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6 Tips On Choosing And Buying A Domain Name
Here are my personal opinions on choosing a domain name:
- The shorter the better – the shorter your domain, the more memorable it is and easier to type so try to go with a short domain. Unfortunately, most domains under 6 characters have long been reserved already. If you’re unable to find a single, short name, I would try to keep the number of syllables and words to a minimum… again, to try to remain memorable. As an example, Highbridge was taken across every top-level domain, but we were a consulting firm so I was able to purchase both highbridgeconsulting and highbridgeconsultants… long domain names with lots of syllables, but memorable because there are just two words.
- Different TLDs are becoming accepted – Behaviors continue to change with regard to users on the Internet and their use of domain names. When I picked a .zone top-level domain (TLD), some people advised me to be careful… that many people may not trust that TLD and think I was some kind of malicious site. I selected it because I wanted martech as the domain, but all the other TLDs were already taken. In the long run, I think it was a great move and my traffic is way up so it was worth the risk. Just keep in mind that as someone types a domain without a TLD, there is a rank order of attempts… if I type martech and hit enter, the .com will be the first attempt.
- Avoid hyphens – avoid hyphens when purchasing a domain name… not because they’re negative but because people forget them. They’ll constantly type in your domain without them and most likely reach the wrong people.
- Keywords – there are different combinations that may make sense for your business:
- Location – If your business will always be locally owned and operated, using the name of your city in the name may be a great way to differentiate your domain from your competitors.
- Brand – Brands are always advantageous to use because they’re often uniquely spelled and not likely to be already taken.
- Topical – Topics are another great way to differentiate yourself, even with a solid brand. I own quite a bit of topical domain names for future project ideas.
- Language – If an English word is taken, try using other languages. Using a French or Spanish word in your domain name can add some pizazz to your business’s overall branding.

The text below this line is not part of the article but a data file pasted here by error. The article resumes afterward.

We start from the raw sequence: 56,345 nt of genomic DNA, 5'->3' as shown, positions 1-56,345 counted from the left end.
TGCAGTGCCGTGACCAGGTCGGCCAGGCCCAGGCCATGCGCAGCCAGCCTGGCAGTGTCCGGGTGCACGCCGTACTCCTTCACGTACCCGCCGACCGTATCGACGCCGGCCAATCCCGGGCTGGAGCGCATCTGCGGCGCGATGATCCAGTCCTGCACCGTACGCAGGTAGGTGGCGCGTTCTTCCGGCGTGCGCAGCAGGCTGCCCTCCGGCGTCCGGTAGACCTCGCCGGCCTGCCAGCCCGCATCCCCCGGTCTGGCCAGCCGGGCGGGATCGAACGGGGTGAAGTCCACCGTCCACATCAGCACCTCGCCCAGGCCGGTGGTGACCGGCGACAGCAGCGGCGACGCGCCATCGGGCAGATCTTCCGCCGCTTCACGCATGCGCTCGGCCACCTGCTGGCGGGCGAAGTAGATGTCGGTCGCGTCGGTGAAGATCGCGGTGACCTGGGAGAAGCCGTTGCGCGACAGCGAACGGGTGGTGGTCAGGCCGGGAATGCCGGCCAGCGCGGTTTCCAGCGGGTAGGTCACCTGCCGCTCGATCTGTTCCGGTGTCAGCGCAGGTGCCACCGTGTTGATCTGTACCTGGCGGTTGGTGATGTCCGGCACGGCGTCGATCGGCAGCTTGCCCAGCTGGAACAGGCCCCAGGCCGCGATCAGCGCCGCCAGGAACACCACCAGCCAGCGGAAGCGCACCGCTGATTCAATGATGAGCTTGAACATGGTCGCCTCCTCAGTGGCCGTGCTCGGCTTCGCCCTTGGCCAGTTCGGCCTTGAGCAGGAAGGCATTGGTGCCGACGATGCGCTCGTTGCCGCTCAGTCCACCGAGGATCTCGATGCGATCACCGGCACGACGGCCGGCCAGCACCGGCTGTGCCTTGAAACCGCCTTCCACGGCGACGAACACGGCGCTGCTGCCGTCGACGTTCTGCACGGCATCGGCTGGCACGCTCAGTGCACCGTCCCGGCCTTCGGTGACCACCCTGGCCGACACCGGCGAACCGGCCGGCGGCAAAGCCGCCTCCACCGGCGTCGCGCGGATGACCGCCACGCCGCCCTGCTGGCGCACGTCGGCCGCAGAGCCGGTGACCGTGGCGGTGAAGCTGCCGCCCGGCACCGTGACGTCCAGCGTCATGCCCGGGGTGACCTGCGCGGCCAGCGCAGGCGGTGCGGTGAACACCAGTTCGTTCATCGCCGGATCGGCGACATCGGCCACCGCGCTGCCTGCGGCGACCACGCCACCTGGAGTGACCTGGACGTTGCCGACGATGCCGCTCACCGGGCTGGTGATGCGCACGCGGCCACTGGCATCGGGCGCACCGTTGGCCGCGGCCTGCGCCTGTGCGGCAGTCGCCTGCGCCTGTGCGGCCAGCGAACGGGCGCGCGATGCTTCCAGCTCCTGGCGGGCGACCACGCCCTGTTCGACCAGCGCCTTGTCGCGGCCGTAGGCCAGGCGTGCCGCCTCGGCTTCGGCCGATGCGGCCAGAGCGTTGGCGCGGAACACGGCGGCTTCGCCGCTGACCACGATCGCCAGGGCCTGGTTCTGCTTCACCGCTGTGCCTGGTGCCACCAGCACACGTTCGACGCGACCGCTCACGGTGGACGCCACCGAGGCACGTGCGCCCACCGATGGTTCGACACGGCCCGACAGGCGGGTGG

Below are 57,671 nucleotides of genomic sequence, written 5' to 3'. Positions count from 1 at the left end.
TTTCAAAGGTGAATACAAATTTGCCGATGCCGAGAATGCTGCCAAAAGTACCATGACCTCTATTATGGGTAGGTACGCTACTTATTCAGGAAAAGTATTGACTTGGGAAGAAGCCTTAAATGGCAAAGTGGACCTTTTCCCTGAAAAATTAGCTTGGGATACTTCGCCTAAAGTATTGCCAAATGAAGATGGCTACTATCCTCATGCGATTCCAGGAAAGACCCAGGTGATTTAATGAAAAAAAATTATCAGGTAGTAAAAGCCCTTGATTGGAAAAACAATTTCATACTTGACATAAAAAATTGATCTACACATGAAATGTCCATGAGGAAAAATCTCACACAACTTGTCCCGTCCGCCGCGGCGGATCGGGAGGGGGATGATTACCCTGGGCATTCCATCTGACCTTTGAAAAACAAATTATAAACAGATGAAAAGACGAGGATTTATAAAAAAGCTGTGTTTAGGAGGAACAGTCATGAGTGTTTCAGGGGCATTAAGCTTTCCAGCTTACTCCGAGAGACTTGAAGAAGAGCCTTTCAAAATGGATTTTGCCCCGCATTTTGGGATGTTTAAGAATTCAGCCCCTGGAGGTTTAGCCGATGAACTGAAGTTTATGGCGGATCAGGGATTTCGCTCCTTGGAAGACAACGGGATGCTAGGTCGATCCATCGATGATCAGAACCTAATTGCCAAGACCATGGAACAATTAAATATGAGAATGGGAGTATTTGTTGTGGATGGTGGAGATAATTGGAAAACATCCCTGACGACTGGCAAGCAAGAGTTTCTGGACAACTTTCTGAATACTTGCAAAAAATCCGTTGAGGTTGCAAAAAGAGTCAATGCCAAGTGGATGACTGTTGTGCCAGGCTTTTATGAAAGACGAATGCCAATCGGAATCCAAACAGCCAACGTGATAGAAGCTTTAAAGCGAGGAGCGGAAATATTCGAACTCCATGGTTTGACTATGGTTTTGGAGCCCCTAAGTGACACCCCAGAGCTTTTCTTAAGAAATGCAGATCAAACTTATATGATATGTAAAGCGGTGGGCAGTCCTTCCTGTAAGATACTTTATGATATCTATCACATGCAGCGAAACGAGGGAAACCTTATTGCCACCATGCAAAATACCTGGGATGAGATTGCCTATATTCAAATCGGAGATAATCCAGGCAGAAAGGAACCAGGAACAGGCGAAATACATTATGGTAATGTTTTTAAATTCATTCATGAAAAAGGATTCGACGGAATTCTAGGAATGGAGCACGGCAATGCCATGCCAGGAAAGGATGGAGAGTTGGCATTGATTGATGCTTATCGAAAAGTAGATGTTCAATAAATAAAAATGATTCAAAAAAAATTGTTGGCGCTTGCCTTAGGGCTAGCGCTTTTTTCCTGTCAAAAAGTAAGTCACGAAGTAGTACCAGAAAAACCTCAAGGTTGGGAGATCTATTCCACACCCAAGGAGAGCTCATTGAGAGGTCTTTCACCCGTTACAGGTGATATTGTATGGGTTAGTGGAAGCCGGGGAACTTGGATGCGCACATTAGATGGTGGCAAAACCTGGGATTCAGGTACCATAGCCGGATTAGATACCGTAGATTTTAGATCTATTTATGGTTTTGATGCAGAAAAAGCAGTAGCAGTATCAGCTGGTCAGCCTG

- Variations – As you buy your domain, don’t hesitate to buy multiple versions of it and misspellings of it. You can always redirect other sites to your own to ensure your visitors still get where they want to go!
- Expiration – We’ve assisted a few clients who lost track of their domains and how long they had registered them only to have them expire. One client lost their domain altogether when someone else purchased it. The majority of domain services now offer multi-year registrations and automated renewals – take care of them both. And make sure the administrative contact for your domain is set to an actual email address that is monitored!
What If Your Domain Is Taken?
Buying up and selling domain names is a lucrative business but I don’t think it’s a great long-term investment. As more and more TLDs become available, the opportunity to buy a short domain on a new TLD gets better and better. In all honesty, I don’t even value some of my domains as I once did and I’d let them go for pennies on the dollar nowadays.
However, if you’re a business that is adamant about buying a short domain that’s already taken, most are up for bidding and sale. My advice is simply to be patient and don’t go too crazy with your offers. I’ve negotiated the purchase of several domains for large businesses that didn’t want to be identified and got them for a fraction of the cost the seller was asking. I also always check to see if social channels are available for them as well to reserve. If you’re able to get your Twitter, Instagram, Facebook, and other social nicknames to match your domain, that’s a great way to keep a consistent brand!
If you’re not looking to buy the domain, you can do a Whois lookup of the domain registration and set yourself a reminder for when it expires. Many companies buy up domains only to let them expire… at which point you can buy them when they become available again.
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